We are pleased to announce the successful projects funded from the Productivity Projects Fund in Round 1. The ‘#pieceofthepuzzle’ campaign challenged teams of academic and non-academic partners to take a multi-disciplinary social science approach in finding fresh insights into the UK’s productivity puzzle. Applicants were encouraged to draw on the PIN evidence reviews, which highlight gaps in our current understanding of UK productivity.
An overwhelming response was received to the call and the PIN team want to thank all of the multidisciplinary teams that applied for the work that they put in. The award panel was greatly impressed by the quality project proposals received. Four ‘Pioneer Projects’ were funded up to £50,000 each and eight ‘Small Projects’ were funded up to £10,000 each.
Projects start work in September 2018. Pioneer Projects will take around ten months to complete and Small Projects, four months. See below for details of the successful multi-disciplinary projects and what they aim to achieve.
•Professor Jillian MacBryde (University of Strathlyde) will lead a project entitled “Productivity – what do UK manufacturers really think?”
•Professor Duncan Maclennan (University of Glasgow) will lead an mulit-disciplinary team attempting to provide a new approach to addressing how housing outcomes impact on productivity. The study has the potential to offer a better conversation about productivity and a new narrative for housing policies.
•Professor Karina Nielsen (University of Sheffield) will lead a project entitled “Returning to Work and Thriving at Work”
•Dr Cath Sleeman’s (Nesta) team will be working on a novel approach to measuring skills mismatch using online job advert data, skills supply data from the UK’s Labour Force Survey and a skills taxonomy developed in previous research.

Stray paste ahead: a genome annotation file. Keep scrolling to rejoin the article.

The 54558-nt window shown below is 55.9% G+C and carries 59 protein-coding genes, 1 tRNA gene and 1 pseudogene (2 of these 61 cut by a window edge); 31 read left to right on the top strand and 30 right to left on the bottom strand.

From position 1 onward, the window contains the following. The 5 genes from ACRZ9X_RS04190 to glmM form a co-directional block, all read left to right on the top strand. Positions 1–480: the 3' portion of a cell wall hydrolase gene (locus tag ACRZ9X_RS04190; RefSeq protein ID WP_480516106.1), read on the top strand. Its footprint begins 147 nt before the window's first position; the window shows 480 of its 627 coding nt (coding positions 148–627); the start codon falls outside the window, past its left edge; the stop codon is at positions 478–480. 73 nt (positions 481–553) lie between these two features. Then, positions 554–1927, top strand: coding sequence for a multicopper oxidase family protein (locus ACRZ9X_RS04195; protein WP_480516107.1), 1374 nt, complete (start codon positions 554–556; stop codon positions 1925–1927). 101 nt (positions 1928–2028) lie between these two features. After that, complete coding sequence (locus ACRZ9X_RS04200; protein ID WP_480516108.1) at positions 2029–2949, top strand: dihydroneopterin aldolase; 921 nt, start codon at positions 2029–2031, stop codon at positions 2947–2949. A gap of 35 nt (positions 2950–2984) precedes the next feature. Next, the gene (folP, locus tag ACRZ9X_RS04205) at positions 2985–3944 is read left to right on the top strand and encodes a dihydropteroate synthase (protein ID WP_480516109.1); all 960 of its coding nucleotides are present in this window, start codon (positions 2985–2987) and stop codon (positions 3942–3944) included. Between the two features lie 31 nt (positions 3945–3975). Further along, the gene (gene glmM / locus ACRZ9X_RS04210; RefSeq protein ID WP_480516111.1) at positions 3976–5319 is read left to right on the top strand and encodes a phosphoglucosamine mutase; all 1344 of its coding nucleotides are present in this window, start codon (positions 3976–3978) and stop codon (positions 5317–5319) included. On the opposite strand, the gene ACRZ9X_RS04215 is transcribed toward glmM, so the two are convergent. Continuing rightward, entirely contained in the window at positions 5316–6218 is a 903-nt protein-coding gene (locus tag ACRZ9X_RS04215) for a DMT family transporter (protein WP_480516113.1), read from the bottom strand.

•Alex Beard (CFE)will lead a small project looking to advance our understanding of the relationship between non-cognitive skills and productivity.
•Dr Tom Forth (ODI Leeds) leads the project “Real Journey Time -Real City Size” which aims to make novel use of open data to estimate the productivity in the UK’s large cities that is sacrificed by poor transport infrastructure.
•Professor Sara Cantillon (Glasgow Caledonian University) leads the project “The Divergence of Productivity and Pay?” which will deliver an empirical analysis of the links between pay, pay inequality, economic growth and productivity.
•Professor Matthew Gorton (Newcastle University) leads a team looking at to what extent regional productivity differences are a result of structural issues or whether after controlling for profile variables, does the productivity of firms in the Northern Powerhouse, Midlands Engine and rural locations continue to lag the Rest of England and urban areas.
•Professor Anne Green (University of Birmingham) and her project team will be working on “The UK Futures Programme: a longer-term evaluation”. It will inform policy on the ‘hooks’ which are effective in engaging businesses in productivity, which interventions enhance productivity and the sustainability of different approaches.
•Dr Wendy Martin (Brunel University) will be leading a small research project which aims to co-design innovative solutions to enhance the wellbeing of the workforce in SMEs.
•Professor Martin Spring (University of Lancaster) leads a study examining the links between the measures that drive management decision and action in SMEs, and the productivity outcomes that result, cutting across various themes identified in the Evidence Reviews.
•Dr Rob Wapshott (University of Sheffield) will be leading an multidisciplinary team with the Advanced Manufacturing Research Centre (AMRC) in their project “Advanced Manufacturing Management”, exploring the realisation of productivity through effective talent management in high-value advanced-manufacturing SMEs.
Thank you again to all who applied. We look forward to keeping you updated on progress of the both the Pioneer and Small Projects as they strive to find their own #pieceofthepuzzle.
The PIN Team